Erik Jensen, 33, was sentenced to life without parole for his part in a murder when he was 17 years old.  

(Photo: Courtesy of Curt Jensen)
Erik Jensen has grown up in prison.

He was a 120-pound teenager when he was sentenced to life without parole. Today, he’s a full-grown adult who could spend the rest of his life behind bars.

But Jensen may get a chance to change that. Two years ago, the U.S. Supreme Court ruled sentences like Jensen’s are cruel and unusual punishment.  The justices ruled that children have “diminished culpability” and “greater prospects for reform.” And today, Colorado's Supreme Court considers Jensen’s case and the cases of two other juvenile offenders sentenced to life without parole. The justices will weigh whether Jensen and others are entitled to resentencing hearings, among other things.

Jensen, who’s an inmate at the Limon Correctional Facility southeast of Denver, believes there are good reasons why children should be punished differently from adults. But he says the real question is how exactly to do that.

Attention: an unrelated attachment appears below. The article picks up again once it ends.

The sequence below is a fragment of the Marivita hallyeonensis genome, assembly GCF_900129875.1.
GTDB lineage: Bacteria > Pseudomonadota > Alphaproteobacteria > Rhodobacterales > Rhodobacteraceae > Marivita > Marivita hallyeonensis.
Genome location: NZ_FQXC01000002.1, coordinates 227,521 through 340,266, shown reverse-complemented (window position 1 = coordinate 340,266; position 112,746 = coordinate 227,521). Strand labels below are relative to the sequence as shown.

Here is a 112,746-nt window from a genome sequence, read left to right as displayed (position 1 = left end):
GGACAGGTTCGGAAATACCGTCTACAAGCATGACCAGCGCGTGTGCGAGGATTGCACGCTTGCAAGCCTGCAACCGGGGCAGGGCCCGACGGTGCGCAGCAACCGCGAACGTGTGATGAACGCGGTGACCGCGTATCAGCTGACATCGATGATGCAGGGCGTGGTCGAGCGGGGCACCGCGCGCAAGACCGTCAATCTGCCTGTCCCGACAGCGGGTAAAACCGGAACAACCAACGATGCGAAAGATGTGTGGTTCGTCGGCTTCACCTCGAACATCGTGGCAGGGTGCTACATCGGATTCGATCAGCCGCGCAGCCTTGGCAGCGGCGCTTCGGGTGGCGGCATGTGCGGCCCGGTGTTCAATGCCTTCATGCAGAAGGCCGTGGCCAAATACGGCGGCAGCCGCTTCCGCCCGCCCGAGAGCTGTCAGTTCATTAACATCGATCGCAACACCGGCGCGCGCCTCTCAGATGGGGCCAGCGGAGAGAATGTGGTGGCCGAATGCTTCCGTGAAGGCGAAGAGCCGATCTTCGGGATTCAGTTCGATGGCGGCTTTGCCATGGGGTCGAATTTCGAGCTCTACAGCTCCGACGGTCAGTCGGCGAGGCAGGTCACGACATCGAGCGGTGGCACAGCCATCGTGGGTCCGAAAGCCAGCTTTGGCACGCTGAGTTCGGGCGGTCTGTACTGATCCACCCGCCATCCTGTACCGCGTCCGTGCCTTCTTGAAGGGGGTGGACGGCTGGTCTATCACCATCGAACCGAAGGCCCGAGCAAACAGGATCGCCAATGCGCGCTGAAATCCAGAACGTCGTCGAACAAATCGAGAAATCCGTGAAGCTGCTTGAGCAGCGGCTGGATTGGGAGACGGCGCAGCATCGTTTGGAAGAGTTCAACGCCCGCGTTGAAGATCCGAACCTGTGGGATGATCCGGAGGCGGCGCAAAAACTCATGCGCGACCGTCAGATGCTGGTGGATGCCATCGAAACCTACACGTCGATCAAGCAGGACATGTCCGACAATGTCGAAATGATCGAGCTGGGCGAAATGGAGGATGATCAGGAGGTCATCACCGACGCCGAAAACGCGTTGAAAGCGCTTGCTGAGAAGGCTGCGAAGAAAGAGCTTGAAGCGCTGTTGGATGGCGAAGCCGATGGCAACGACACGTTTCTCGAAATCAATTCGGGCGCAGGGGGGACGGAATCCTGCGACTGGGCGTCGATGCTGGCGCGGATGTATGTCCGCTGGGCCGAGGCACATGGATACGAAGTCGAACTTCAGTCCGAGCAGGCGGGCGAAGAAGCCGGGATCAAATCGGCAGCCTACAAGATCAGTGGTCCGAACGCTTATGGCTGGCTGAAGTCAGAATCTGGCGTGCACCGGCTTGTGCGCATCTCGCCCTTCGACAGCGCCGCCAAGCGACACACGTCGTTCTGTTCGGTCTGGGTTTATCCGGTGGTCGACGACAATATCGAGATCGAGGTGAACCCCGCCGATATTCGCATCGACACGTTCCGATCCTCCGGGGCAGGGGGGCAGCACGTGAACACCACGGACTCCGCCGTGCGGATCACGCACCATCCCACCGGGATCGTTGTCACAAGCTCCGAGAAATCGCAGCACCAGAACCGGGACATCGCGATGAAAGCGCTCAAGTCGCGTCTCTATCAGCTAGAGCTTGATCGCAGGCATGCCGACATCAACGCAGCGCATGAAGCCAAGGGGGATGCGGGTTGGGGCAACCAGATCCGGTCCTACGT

"Where do we meet in the middle where there’s still punishment but it’s not something that assumes that a 17-year old knows the same thing that a 45-year old does,” Jensen says.

In 1998, when Jensen was 17, he was convicted for his role in the murder of Julie Ybanez. Jensen says he walked in on his friend, Nathan Ybanez, as Ybanez was murdering his mother. Jensen says he helped dispose of the evidence and move the body. There remain questions about whether Jensen was involved in the killing or just took part in covering it up. 

There are 49 prisoners in Colorado and 2,500 across the country serving life without parole for crimes they committed when they were juveniles. It’s no longer legal in Colorado to sentence juveniles to life without parole. The current law requires parole after 40 years, but the 49 weren’t grandfathered in when the law changed.

For now, Erik Jensen and the others are in legal limbo. Still, Jensen says he’s hoping for a chance to one day live in the outside world.

“You know a lot of people fantasize about having a million dollars or whatever,” Jensen says. "I think about sitting in rush hour traffic and how people out there think this is the worse part of my day, and I [will] think this is awesome.”

There’s no indication when the state Supreme Court will make a decision on Jensen’s case and the two other cases being considered.